The only thing your children are absolutely, for better or for worse predestined to be is related to you. Everything else is modifiable.

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3 comments:

  1. Anonymous6:05 am

    From my experience, the 'environment' has multiple components. One component is the 'foodscape,' the other is the tens of thousands of non-natural chemical compounds (which are not part of our human evolutionary history or environment) with which we have flooded our environment (including vast portions of our foodscape).

    In this context, our immune systems can get confused and interfere with the normal mechanisms for weight gain and weight loss. When a person is sensitive to these 'foreign' environmental factors, and is saturated by them, the immune system goes into a maximum defensive position and does everything possible to maintain the 'core' no matter how we manipulate the calories, food volume, and exercise.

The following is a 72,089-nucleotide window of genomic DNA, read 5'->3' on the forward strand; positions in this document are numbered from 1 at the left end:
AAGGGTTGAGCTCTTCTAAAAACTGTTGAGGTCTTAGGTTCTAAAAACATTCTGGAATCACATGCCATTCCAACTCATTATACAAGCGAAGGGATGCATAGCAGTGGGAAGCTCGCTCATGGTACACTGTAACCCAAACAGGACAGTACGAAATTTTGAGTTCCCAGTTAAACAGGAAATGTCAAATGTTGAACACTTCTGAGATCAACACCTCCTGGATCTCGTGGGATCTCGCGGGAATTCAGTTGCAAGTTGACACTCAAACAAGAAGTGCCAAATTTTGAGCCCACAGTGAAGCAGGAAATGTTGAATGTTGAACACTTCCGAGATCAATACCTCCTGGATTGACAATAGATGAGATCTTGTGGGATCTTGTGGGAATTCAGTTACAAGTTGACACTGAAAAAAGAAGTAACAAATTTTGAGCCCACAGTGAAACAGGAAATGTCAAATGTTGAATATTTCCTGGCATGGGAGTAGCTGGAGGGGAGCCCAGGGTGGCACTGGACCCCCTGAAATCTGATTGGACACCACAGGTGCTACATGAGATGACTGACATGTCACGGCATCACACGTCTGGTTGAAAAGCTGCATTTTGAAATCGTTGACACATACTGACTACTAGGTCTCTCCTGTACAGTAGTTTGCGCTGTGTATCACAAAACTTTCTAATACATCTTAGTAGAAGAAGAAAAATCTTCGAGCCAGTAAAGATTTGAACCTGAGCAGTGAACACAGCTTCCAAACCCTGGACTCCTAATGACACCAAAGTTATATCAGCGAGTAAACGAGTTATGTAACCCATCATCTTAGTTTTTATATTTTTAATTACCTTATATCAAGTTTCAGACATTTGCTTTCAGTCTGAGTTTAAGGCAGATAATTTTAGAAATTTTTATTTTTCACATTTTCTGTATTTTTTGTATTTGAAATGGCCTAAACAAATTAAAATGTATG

From my experience when 'environment' is referred to as one of the elements involved with weight issues, I look far beyond the foodscape.

    Radcliffe at Radcliffe's Weight Journal

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  2. Anonymous7:58 pm

    Thinking about this for a minute.....

    I think this is one of those no-brainer/doh/no sh*t Sherlock things.

    Fat people have poor eating habits. They are consuming too many calories for their nutritional needs. And many are in total denial about it.

    If fat people have children then the children will be fed by people who have no idea about how to feed themselves properly let alone a small child.